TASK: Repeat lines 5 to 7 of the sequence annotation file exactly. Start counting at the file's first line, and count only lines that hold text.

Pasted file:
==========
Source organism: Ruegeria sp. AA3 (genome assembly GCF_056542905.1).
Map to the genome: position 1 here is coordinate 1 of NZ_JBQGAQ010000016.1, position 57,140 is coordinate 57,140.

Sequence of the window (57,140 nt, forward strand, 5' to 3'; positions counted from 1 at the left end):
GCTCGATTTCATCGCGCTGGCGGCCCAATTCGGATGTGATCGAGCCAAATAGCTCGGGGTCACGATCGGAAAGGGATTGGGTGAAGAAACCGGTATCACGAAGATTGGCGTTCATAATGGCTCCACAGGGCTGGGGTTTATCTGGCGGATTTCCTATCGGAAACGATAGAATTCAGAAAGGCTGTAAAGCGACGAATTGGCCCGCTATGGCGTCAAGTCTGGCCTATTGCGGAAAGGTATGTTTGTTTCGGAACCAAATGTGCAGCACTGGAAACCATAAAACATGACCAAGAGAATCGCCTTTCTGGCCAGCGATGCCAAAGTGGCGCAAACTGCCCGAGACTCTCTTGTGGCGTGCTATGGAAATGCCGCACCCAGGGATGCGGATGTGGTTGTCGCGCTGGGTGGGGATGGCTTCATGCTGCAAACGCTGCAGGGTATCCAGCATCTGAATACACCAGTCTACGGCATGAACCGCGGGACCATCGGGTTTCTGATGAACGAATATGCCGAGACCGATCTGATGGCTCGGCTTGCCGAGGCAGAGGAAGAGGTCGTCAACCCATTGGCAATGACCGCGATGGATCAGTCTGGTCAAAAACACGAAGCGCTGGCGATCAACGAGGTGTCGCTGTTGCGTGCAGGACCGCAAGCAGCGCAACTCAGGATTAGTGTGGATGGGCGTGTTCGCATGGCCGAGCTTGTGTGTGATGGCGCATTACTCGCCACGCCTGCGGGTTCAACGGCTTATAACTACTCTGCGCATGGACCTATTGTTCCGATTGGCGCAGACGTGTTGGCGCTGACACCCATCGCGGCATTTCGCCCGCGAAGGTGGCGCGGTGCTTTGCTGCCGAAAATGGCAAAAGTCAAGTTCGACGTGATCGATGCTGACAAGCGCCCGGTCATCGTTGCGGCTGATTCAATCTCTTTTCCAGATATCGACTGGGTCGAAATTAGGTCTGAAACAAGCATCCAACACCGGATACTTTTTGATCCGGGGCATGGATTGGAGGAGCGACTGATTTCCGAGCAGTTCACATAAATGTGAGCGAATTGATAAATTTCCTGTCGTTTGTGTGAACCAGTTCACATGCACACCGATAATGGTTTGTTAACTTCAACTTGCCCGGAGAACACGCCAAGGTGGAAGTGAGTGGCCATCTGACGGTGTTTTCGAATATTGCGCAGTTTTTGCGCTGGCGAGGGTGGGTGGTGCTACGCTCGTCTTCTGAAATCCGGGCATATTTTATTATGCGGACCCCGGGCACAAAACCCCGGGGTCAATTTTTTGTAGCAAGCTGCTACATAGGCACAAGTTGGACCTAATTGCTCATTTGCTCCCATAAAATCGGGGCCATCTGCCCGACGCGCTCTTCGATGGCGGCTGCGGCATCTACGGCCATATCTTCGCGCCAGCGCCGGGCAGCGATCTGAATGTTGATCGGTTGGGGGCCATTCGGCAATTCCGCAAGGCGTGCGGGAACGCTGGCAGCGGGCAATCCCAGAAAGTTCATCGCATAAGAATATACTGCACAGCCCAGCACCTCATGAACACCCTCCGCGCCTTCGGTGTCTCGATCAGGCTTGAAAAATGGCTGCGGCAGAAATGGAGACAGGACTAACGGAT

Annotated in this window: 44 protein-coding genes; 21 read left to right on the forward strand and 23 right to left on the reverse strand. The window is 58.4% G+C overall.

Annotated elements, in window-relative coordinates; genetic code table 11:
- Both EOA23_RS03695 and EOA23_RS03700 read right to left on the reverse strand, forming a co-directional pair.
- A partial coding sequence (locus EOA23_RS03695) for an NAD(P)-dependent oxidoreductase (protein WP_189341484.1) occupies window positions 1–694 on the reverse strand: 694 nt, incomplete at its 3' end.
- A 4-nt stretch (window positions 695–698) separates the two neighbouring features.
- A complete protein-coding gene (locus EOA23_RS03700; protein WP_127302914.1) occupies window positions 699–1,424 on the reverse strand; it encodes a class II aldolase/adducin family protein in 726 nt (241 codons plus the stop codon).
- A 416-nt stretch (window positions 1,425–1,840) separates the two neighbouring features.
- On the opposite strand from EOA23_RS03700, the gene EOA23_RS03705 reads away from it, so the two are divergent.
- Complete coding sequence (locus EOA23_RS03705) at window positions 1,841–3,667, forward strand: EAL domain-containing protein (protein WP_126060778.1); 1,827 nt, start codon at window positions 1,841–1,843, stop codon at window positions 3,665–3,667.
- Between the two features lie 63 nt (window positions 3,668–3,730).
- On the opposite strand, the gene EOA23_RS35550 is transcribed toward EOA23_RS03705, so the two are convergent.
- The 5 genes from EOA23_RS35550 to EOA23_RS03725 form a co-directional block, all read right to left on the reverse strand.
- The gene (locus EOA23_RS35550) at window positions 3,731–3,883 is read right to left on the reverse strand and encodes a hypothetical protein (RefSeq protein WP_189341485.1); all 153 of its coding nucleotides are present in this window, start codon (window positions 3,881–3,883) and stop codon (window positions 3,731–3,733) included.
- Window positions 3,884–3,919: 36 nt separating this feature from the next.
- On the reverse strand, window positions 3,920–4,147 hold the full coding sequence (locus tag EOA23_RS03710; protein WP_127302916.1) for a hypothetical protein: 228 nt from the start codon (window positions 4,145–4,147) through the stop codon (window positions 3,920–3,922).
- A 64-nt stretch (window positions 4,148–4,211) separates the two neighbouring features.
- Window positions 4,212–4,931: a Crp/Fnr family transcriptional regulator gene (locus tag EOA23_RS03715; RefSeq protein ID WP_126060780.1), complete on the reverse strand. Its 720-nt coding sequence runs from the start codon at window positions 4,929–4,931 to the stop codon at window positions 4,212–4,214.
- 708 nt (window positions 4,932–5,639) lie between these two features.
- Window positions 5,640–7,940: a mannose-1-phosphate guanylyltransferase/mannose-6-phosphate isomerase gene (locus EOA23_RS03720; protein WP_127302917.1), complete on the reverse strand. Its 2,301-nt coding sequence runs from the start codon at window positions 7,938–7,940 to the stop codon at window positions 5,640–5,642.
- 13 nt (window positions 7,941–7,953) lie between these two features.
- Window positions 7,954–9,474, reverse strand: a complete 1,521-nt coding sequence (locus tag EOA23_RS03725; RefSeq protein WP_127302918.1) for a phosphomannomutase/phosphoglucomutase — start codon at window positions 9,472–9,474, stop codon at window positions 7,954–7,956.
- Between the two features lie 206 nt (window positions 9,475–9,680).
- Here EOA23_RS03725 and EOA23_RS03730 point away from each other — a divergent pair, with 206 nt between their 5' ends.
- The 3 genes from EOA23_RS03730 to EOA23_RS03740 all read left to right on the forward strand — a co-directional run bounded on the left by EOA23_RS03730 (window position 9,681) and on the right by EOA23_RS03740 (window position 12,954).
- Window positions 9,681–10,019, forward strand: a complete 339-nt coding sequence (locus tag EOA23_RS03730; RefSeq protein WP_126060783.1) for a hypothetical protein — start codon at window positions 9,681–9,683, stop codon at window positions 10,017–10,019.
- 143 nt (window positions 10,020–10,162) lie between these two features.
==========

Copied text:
Annotated in this window: 44 protein-coding genes; 21 read left to right on the forward strand and 23 right to left on the reverse strand. The window is 58.4% G+C overall.

Annotated elements, in window-relative coordinates; genetic code table 11:
- Both EOA23_RS03695 and EOA23_RS03700 read right to left on the reverse strand, forming a co-directional pair.